them dirty looks and
"all right! I demand a
modicum of silence
I am interested in what
during the rainstorm
even if you
so we had to tell our
stories and they were
one girl said that
when the rainbow first
she saw God's face
at the end of it.
only she didn't say which end.
one boy said he stuck
his fishing pole
out the window
and caught a little
and fed it to his
almost everybody told
the truth was just
too awful and
embarassing to tell.
then the bell rang
and recess was
"thank you," said Mrs.
Sorenson, "that was very
and tomorrow the grounds
will be dry
and we will put them
most of the boys
and the little girls
sat very straight and
looking so pretty and
their hair beautiful in a sunshine that
the world might never see
William Topaz McGonagall |
A pathetic tale of the sea I will unfold,
Enough to make one's blood run cold;
Concerning four fishermen cast adrift in a dory.
As I've been told I'll relate the story.
T'was on the 8th April on the afternoon of that day
That the village of Louisburg was thrown into a wild state or dismay,
And the villagers flew to the beach in a state of wild uproar
And in a dory they found four men were cast ashore.
Then the villagers, in surprise assembled about the dory,
And they found that the bottom of the boat was gory;
Then their hearts were seized with sudden dread,
when they discovered that two of the men were dead.
And the two survivors were exhausted from exposure, hunger, and cold,
Which used the spectators to shudder when them they did behold;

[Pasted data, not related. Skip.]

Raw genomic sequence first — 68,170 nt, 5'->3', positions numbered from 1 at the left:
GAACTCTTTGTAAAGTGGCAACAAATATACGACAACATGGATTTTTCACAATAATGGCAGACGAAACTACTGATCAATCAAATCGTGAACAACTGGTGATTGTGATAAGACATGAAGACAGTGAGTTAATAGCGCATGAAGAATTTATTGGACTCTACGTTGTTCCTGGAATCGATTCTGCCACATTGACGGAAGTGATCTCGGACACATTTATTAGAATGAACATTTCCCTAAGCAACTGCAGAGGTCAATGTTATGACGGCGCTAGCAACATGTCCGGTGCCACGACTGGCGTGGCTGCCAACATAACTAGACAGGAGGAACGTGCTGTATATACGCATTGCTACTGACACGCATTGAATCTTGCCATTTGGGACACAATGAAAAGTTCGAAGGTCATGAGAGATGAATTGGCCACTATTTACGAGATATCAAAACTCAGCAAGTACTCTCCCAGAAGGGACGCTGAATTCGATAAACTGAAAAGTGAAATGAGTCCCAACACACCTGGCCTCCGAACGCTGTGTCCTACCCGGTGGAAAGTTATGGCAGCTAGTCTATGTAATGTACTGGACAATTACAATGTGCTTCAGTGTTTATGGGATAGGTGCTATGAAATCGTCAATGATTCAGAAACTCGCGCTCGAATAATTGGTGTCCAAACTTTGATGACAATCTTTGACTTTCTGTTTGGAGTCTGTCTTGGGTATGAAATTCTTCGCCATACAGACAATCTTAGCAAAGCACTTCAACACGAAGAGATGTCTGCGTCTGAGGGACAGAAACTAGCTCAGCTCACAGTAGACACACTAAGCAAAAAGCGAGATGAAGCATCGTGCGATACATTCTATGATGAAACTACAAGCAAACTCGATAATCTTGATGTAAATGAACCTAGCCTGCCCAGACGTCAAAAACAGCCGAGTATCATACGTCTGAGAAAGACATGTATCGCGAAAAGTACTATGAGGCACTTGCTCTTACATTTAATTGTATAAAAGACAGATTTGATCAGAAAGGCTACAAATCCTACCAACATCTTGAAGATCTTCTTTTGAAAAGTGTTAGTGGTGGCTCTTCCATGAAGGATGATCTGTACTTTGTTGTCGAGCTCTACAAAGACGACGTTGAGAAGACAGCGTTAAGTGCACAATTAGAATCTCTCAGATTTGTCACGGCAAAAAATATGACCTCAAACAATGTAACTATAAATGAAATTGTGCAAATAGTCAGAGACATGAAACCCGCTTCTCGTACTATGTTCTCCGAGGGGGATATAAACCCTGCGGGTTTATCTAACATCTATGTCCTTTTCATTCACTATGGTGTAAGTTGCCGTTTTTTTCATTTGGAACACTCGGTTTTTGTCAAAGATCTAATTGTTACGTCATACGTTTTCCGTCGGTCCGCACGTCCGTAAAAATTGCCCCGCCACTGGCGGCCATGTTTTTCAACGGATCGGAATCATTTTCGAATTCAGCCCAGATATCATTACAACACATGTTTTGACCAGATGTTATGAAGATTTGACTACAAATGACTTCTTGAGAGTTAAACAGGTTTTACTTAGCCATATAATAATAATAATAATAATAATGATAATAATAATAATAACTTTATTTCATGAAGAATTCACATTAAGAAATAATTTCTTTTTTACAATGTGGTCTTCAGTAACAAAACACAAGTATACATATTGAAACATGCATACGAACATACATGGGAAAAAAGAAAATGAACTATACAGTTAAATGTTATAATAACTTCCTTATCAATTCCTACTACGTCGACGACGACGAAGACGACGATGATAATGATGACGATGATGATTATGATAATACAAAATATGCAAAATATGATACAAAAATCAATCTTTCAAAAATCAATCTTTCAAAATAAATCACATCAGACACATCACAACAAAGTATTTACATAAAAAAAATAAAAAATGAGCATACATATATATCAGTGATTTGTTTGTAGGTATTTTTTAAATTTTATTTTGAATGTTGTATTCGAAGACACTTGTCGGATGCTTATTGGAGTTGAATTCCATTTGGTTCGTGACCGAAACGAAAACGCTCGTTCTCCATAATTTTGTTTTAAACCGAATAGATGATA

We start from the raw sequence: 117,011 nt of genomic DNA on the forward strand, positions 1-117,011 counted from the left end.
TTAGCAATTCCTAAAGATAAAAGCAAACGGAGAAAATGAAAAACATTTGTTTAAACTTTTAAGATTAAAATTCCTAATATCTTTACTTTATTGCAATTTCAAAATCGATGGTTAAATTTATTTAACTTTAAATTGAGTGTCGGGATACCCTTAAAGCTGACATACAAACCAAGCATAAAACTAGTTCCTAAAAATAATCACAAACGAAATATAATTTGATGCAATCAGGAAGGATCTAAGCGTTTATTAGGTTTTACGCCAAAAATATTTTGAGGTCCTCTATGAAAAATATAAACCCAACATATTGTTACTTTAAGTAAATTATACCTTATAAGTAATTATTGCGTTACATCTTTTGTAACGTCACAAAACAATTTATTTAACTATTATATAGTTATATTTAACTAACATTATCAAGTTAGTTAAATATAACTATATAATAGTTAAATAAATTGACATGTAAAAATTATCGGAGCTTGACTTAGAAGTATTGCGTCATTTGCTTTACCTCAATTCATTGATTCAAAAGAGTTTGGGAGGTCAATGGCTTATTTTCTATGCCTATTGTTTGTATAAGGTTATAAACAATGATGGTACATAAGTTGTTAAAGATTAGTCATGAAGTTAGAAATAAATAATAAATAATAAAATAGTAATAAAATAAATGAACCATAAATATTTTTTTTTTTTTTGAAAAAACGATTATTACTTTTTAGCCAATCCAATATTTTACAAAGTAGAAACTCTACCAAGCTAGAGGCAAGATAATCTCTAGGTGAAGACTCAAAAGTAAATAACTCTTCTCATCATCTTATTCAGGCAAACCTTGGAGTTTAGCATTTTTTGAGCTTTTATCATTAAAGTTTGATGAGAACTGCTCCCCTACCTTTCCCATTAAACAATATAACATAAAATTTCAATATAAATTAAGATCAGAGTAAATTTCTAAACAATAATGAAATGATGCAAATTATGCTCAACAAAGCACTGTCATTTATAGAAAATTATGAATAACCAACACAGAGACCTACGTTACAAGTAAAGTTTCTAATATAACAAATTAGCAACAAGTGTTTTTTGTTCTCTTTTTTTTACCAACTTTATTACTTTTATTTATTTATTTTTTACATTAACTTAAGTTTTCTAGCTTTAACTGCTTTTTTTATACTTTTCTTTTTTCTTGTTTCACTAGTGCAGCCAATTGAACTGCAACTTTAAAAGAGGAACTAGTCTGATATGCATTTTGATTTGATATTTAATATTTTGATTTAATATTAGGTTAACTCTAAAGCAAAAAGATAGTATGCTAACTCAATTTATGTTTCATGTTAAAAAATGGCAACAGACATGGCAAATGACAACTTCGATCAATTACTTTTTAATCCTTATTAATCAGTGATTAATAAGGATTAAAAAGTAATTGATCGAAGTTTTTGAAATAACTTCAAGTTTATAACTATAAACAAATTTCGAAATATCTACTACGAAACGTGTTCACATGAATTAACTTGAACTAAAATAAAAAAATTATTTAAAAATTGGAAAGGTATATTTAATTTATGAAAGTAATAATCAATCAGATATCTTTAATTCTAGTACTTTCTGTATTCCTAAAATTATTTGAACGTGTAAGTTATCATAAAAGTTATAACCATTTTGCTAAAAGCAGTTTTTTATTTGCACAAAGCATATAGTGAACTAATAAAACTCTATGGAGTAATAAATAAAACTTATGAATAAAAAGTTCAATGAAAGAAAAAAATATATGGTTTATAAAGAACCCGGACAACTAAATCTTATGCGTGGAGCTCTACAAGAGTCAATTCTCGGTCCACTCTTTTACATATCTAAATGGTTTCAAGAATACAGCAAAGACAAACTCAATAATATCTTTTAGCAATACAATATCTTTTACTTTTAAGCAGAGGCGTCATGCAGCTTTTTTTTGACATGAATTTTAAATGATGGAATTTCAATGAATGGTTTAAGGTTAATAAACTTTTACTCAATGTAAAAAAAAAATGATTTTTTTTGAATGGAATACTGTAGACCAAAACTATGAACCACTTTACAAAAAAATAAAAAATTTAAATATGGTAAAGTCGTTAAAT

And with hunger the poor men couldn't stand on their feet,
They felt so weakly on their legs for want of meat.
They were carried to a boarding-house without delay,
But those that were looking on were stricken with dismay,
When the remains of James and Angus McDonald were found in the boat,
Likewise three pieces or flesh in a pool or blood afloat.
Angus McDonald's right arm was missing from the elbow,
and the throat was cut in a sickening manner which filled the villagers hearts with woe,
Especially when they saw two pieces of flesh had been cut from each thigh,
'Twas then the kind-hearted villagers did murmur and sigh.
Angus McDonald must have felt the pangs of hunger before he did try
to cut two pieces of fiesh from James McDonald's thigh,
But, Oh heaven! the pangs of hunger are very hard to thole,
And anything that's eatable is precious unto an hungry soul.
Alas it is most pitiful and horrible to think
That with hunger christians will each other's blood drink
And eat each other's flesh to save themselves from starvation;
But the pangs or hunger makes them mad, and drives them to desperation.
An old American soldier that had passed through the Civil War,
Declared the scene surpassed anything he's seen by far,
And at the sight, the crowd in horror turned away,
which no doubt they will remember for many a day.